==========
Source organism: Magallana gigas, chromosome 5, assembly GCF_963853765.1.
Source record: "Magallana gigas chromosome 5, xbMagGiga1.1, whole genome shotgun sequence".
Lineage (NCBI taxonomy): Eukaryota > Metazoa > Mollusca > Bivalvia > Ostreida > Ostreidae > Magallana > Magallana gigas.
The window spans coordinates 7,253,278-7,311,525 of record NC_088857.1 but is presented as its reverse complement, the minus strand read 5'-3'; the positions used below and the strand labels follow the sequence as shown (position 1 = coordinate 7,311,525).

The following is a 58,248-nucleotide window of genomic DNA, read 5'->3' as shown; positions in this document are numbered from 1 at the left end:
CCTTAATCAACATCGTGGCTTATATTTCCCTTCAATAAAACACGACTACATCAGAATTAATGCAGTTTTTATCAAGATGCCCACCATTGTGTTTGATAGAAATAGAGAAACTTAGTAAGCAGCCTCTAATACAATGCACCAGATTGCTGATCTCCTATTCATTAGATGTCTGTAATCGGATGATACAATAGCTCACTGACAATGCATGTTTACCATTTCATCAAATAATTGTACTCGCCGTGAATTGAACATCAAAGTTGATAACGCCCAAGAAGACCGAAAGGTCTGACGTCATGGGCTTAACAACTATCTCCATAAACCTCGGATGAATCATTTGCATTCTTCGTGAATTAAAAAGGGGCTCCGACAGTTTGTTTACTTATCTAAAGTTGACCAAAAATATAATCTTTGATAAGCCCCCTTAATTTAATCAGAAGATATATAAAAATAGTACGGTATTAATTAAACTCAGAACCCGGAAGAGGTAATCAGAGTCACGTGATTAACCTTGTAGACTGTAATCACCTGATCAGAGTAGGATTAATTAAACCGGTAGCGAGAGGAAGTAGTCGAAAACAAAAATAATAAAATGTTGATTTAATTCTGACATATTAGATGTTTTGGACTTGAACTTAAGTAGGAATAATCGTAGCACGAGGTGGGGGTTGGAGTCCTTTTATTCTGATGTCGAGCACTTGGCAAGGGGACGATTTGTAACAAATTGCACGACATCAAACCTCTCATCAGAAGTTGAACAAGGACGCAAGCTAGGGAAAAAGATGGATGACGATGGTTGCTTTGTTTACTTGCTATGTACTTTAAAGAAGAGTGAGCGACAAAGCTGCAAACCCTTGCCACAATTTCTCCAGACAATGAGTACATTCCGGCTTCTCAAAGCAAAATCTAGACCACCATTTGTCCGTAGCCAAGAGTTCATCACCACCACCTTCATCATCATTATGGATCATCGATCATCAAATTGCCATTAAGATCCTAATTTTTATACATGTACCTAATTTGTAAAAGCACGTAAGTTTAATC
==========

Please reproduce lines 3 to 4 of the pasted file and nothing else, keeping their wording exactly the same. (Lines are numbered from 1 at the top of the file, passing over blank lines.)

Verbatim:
Lineage (NCBI taxonomy): Eukaryota > Metazoa > Mollusca > Bivalvia > Ostreida > Ostreidae > Magallana > Magallana gigas.
The window spans coordinates 7,253,278-7,311,525 of record NC_088857.1 but is presented as its reverse complement, the minus strand read 5'-3'; the positions used below and the strand labels follow the sequence as shown (position 1 = coordinate 7,311,525).